If Airplane Seat Belts Don’t Fit You, Here’s How To Get An Extender
For many people, air travel often involves a seat belt that doesn’t fit. Some travelers find they need to get a seat belt extender: a piece that goes between the belt and the buckle to help the two connect. TikTokers such as Remi Bader, Nikki Garza and Adelia Lauren have shared their experiences with these items, and the term “seat belt extender on airplane” has millions of views on the platform.
While some flyers have had good experiences and know there’s nothing wrong with needing an extender, others have understandably felt angry at how ridiculously size-exclusive the standard seat belt length is. Let’s be real: Seat belt extenders shouldn’t have to exist, especially since so many of us need them. As a required safety measure, the regular belts should be long enough to fit everyone.
But in case you find yourself needing a seat belt extender, here’s some information to make the process as easy and stress-free as possible.
How and when to request a seat belt extender
According to 2020 data published by TripSavvy, an expert-based travel site, each airline has different lengths of seat belts and extenders. The exact length of seat belts varies by airline and by reports, ranging anywhere from 31 inches to around 51 inches.
Calling the airline is likely your best bet for getting an exact answer. This can feel like a difficult task ― especially the first time (more on how to navigate that in a second). Some airlines may make you reserve an extender in advance, so it’s best to check options before your flight.
If you don’t have to reserve ahead, asking early is best. That’s according to Pam Luk, the founder of Ember & Ace, a plus-size athletic wear brand. “I like to ask for the extender as soon as I board while everyone is still stowing their carry-on and getting settled,” said Luk, who’s had to use an extender since her early 40s. “That way, I don’t feel like all eyes and ears are on me and my request.”
Wendy Dragon, a fat, Health at Every Size-aligned clinical psychologist engaged in research and activism about individuals in larger bodies, recommended not giving into avoidance (waiting to ask, getting a friend to ask, that kind of thing). She suggested asking directly. “Just ask for the extender, and don’t feel the need to explain why it is needed,” she said.
If it makes you more comfortable, you can also buy seat belt extenders. However, using the ones provided is probably the way to go, since some airlines may not allow you to bring your own. It’s important to check compliance rules before purchasing or packing anything.
If you feel uncomfortable or triggered for even having to ask, that’s valid
We live in a fatphobic culture where people discriminate and hold prejudice against people in larger bodies. “So much in this culture is tied up with body size,” Dragon said, noting how we’re perceived by romantic partners, medical providers, family and even employers.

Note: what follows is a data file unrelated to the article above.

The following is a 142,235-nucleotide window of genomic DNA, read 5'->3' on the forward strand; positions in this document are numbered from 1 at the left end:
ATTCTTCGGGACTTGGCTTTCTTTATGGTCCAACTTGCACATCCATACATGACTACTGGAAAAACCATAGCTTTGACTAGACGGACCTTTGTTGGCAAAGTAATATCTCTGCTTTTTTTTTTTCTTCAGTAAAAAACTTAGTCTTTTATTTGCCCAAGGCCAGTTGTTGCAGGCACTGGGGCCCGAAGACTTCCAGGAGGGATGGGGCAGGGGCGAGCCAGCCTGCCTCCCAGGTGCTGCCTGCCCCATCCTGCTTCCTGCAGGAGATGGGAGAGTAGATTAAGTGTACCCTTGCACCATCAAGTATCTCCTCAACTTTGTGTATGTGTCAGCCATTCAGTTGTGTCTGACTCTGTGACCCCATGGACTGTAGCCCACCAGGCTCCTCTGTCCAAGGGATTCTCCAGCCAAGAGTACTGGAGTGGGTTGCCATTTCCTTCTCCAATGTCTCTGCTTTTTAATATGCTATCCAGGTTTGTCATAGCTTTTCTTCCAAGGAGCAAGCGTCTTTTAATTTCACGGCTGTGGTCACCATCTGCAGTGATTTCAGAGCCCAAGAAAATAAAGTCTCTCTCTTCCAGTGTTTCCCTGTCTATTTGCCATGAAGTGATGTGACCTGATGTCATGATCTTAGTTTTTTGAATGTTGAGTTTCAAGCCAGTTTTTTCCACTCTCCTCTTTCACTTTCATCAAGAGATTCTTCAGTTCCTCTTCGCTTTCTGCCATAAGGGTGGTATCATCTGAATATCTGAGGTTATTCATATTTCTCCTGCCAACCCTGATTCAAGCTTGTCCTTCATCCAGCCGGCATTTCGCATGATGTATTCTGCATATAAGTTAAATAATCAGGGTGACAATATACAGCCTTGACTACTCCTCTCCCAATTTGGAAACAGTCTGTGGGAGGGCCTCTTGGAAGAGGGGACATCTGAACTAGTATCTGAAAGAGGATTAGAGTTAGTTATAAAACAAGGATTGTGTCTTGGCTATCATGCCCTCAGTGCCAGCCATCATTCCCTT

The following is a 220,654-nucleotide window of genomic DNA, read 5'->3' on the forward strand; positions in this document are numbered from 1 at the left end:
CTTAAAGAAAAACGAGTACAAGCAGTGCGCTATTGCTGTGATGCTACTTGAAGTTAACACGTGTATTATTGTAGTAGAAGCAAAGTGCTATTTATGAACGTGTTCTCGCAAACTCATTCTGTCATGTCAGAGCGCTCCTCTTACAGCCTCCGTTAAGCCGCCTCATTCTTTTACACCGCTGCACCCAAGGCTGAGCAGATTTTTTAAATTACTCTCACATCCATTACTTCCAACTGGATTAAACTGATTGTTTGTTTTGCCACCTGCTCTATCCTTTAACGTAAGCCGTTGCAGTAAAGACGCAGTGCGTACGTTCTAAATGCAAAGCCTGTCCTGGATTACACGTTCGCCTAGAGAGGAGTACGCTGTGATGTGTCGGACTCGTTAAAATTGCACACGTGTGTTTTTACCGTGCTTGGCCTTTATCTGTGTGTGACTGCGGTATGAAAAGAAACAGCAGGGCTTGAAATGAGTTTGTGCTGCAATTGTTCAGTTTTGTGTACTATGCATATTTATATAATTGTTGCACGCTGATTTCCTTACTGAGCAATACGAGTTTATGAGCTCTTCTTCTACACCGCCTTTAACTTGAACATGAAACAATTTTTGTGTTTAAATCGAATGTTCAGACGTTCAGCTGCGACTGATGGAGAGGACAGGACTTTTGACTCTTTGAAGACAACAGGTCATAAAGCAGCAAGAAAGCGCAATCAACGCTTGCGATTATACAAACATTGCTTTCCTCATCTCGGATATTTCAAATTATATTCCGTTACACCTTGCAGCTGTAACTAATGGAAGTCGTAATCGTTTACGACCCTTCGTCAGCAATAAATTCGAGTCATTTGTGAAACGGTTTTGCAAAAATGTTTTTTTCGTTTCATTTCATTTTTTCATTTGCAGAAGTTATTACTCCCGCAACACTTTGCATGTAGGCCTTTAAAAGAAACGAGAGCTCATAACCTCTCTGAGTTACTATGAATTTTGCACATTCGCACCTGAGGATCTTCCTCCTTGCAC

If thinking about all of this is stressful, that’s understandable. “It may look like an innocuous piece of metal and webbing to some, but asking for it can trigger feelings experienced during past trauma and bullying around weight,” Dragon said.
“For a person who already experiences discrimination and marginalization for their body size, not fitting into a seat belt can feel like confirmation that their body is somehow wrong, bad and unworthy, and has no value,” said Katie Piel, a therapist who works with clients of all sizes on their eating disorders and body image distress. “While bean counters look for ways to maximize profit on airplanes by making seat spaces narrower … the physical comfort of the consumer does not appear to enter the equation.”
How to take care of difficult emotions that arise
Flight attendants should be (and usually are) kind and discreet when getting a seat belt extender for you. If you encounter someone who isn’t, Luk shared some recommendations for getting through the process. “Take a few deep breaths to feel a bit more calm and centered,” she said. “Consider reciting a mantra to yourself, like ‘I deserve to be safe and comfortable.’”
Being gentle with yourself is crucial. “Pregame your brain with some self-compassion and positive self-talk,” Piel said. “It’s the plane’s job to fit you, not the other way around. Instead of focusing on your body, turn your mind to your trip.”
Dragon noted that “we often say things to ourselves we would never say to anyone else.” She recommended telling ourselves what we would tell a loved one who felt overwhelmed.
Once you’re fully settled, distract yourself. Piel suggested reading or downloading a podcast or some other form of entertainment to enjoy.
Talking to a therapist before or after the trip can also be a great idea. Body image is a tough struggle, especially when systemic fatphobia is in the picture, and professional help is often needed.
If you haven’t found a therapist yet (or don’t like your current one), Dragon recommended finding ones who not only identify as HAES-aligned, but have material on their website to back it up.
“See if larger people are included in the pictures,” she said. “Look if they have testimonials, if weight loss is mentioned. Reach out to the Association for Size Diversity and Health — they have a list of providers that have taken the HAES pledge.”
Dragon also recommended getting support from loved ones and other people who live in larger bodies. Reddit, Facebook and Instagram are great places to find people who’ve dealt with similar experiences.
Ultimately, every person deserves safety and respect, Piel emphasized. Flying should be an inclusive experience ― period.